PENUMBRAL LUNAR ECLIPSE

  • The penumbral lunar eclipse happened recently.
  • A penumbral lunar eclipse is a celestial event that occurs when the moon passes through the outer part of the Earth’s shadow, known as the penumbra.
  • Although it is not as visually striking as a total or partial lunar eclipse.
  • During a penumbral lunar eclipse, the alignment of the Earth, Moon, and Sun creates a captivating phenomenon.
  • As the moon enters the earth’s penumbra, it undergoes a subtle darkening.
  • This occurs because the penumbra is a region of partial shadow, where sunlight is only partially blocked by the Earth.
  • The penumbral lunar eclipse is often referred to as a “subtle eclipse” due to its less dramatic appearance compared to other types of lunar eclipses.
  • The occurrence of a penumbral lunar eclipse is dependent on several factors.
  • It requires a full moon, as lunar eclipses can only occur during this phase.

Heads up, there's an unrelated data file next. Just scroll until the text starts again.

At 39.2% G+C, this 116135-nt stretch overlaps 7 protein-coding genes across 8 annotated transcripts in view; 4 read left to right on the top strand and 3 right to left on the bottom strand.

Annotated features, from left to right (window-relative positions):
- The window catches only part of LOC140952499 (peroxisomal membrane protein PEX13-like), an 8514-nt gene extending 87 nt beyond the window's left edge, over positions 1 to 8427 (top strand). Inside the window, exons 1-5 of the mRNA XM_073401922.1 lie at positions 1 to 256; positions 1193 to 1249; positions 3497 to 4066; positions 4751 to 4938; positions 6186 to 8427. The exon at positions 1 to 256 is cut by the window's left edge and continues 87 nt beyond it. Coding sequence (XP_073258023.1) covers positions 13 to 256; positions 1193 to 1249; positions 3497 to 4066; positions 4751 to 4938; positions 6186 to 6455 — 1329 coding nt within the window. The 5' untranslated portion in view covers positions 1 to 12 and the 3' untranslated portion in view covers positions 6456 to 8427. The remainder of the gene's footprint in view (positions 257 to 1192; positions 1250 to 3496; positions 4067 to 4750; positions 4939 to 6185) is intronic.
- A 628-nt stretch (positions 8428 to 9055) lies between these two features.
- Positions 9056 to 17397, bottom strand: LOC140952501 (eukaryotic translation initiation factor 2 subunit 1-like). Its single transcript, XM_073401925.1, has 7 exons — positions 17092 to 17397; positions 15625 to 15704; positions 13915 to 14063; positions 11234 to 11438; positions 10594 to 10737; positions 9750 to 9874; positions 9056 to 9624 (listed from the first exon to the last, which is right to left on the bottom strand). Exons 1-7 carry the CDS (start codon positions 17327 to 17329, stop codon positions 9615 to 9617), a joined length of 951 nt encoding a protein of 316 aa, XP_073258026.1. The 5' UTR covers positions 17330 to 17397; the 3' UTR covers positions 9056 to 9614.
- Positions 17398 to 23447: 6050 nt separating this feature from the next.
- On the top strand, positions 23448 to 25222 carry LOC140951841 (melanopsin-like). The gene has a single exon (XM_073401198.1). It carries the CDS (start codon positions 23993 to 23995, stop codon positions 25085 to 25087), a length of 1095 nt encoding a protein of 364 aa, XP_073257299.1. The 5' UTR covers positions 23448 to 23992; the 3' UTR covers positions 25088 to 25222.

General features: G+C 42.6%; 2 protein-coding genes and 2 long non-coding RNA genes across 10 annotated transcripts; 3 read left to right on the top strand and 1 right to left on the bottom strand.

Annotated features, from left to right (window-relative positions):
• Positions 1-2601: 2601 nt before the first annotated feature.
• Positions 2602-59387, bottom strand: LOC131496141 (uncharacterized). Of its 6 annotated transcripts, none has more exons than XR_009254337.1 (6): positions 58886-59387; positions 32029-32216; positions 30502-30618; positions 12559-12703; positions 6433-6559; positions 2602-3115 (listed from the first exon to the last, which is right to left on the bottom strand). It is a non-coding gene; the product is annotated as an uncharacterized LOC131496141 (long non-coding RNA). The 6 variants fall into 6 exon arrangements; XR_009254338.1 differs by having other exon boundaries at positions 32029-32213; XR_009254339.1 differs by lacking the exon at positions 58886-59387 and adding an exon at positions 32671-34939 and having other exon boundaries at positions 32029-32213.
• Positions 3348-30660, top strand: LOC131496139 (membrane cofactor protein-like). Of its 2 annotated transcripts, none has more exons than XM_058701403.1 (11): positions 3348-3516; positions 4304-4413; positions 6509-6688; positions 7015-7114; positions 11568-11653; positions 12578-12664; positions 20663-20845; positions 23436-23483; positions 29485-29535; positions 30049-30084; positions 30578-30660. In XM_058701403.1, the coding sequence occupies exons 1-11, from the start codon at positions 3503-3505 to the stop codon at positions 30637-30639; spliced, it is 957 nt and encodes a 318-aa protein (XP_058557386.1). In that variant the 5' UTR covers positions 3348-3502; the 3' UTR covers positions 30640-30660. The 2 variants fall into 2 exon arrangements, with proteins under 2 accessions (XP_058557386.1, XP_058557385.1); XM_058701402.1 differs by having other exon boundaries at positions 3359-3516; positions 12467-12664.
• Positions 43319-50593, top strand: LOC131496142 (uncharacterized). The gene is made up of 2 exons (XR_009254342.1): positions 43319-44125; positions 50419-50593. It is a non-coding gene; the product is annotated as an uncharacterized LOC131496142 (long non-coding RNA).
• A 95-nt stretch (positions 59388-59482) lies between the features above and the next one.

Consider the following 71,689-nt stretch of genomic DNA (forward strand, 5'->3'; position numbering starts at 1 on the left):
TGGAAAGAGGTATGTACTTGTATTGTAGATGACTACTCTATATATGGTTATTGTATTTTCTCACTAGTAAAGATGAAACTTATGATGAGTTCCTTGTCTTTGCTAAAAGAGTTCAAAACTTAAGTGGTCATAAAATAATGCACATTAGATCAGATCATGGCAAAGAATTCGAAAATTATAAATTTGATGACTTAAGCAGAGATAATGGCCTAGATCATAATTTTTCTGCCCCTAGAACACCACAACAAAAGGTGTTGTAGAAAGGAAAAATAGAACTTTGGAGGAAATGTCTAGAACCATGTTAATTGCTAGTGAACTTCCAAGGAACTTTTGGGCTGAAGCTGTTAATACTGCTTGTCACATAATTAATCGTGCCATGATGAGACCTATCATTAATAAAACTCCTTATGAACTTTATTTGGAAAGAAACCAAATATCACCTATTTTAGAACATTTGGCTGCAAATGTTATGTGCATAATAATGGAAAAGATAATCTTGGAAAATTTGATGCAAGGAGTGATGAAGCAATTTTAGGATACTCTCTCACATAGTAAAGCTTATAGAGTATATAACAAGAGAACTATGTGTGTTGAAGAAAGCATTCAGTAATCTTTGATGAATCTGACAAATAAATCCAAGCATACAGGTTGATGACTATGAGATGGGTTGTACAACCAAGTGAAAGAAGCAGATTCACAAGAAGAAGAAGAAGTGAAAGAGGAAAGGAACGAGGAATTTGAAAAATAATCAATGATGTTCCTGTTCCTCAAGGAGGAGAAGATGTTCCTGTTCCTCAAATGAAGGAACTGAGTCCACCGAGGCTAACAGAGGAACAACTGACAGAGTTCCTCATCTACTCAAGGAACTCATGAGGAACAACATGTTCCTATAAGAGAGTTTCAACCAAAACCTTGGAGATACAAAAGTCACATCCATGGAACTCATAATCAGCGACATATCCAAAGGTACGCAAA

• The alignment of the sun, earth, and moon must be such that the moon passes through the penumbra.
  • Observing a penumbral lunar eclipse is relatively simple, as no special equipment is required.
  • As the Earth’s shadow envelops the moon, it takes on a smoky or dusky hue.
  • This effect is caused by the scattering of sunlight through the Earth’s atmosphere, which filters out the blue and green wavelengths and allows predominantly red and orange light to reach the moon’s surface.
  • However, since the moon does not pass through the umbra (the darker, central part of the earth’s shadow), it does not acquire the characteristic red colour seen during a total lunar eclipse.

SOURCE: THE HINDU, THE ECONOMIC TIMES, PIB

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